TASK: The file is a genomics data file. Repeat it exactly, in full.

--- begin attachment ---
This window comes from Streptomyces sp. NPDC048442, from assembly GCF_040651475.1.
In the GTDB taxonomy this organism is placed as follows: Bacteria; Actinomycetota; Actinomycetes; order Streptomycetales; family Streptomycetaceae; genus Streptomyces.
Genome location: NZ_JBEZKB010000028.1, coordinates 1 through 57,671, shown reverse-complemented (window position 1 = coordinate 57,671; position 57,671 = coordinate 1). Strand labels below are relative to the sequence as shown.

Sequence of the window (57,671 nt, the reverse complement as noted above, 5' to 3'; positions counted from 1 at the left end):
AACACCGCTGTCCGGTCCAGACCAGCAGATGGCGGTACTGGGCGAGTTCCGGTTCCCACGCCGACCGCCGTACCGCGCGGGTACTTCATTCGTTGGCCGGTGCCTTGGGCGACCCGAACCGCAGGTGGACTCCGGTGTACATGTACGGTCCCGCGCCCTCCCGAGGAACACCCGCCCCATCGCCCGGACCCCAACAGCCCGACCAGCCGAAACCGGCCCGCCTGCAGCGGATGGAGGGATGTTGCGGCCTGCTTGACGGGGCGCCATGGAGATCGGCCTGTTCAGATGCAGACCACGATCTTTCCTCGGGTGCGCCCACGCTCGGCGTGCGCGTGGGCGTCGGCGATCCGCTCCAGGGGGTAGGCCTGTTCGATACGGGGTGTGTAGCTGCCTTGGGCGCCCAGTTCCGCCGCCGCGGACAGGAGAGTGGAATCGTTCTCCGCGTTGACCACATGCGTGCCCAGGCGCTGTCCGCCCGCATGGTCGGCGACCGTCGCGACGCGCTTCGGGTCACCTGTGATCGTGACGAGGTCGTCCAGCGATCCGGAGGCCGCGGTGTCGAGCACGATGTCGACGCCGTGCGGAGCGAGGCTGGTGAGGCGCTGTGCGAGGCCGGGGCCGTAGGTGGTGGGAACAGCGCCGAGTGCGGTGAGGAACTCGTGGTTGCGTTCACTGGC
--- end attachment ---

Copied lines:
This window comes from Streptomyces sp. NPDC048442, from assembly GCF_040651475.1.
In the GTDB taxonomy this organism is placed as follows: Bacteria; Actinomycetota; Actinomycetes; order Streptomycetales; family Streptomycetaceae; genus Streptomyces.
Genome location: NZ_JBEZKB010000028.1, coordinates 1 through 57,671, shown reverse-complemented (window position 1 = coordinate 57,671; position 57,671 = coordinate 1). Strand labels below are relative to the sequence as shown.

Sequence of the window (57,671 nt, the reverse complement as noted above, 5' to 3'; positions counted from 1 at the left end):
AACACCGCTGTCCGGTCCAGACCAGCAGATGGCGGTACTGGGCGAGTTCCGGTTCCCACGCCGACCGCCGTACCGCGCGGGTACTTCATTCGTTGGCCGGTGCCTTGGGCGACCCGAACCGCAGGTGGACTCCGGTGTACATGTACGGTCCCGCGCCCTCCCGAGGAACACCCGCCCCATCGCCCGGACCCCAACAGCCCGACCAGCCGAAACCGGCCCGCCTGCAGCGGATGGAGGGATGTTGCGGCCTGCTTGACGGGGCGCCATGGAGATCGGCCTGTTCAGATGCAGACCACGATCTTTCCTCGGGTGCGCCCACGCTCGGCGTGCGCGTGGGCGTCGGCGATCCGCTCCAGGGGGTAGGCCTGTTCGATACGGGGTGTGTAGCTGCCTTGGGCGCCCAGTTCCGCCGCCGCGGACAGGAGAGTGGAATCGTTCTCCGCGTTGACCACATGCGTGCCCAGGCGCTGTCCGCCCGCATGGTCGGCGACCGTCGCGACGCGCTTCGGGTCACCTGTGATCGTGACGAGGTCGTCCAGCGATCCGGAGGCCGCGGTGTCGAGCACGATGTCGACGCCGTGCGGAGCGAGGCTGGTGAGGCGCTGTGCGAGGCCGGGGCCGTAGGTGGTGGGAACAGCGCCGAGTGCGGTGAGGAACTCGTGGTTGCGTTCACTGGC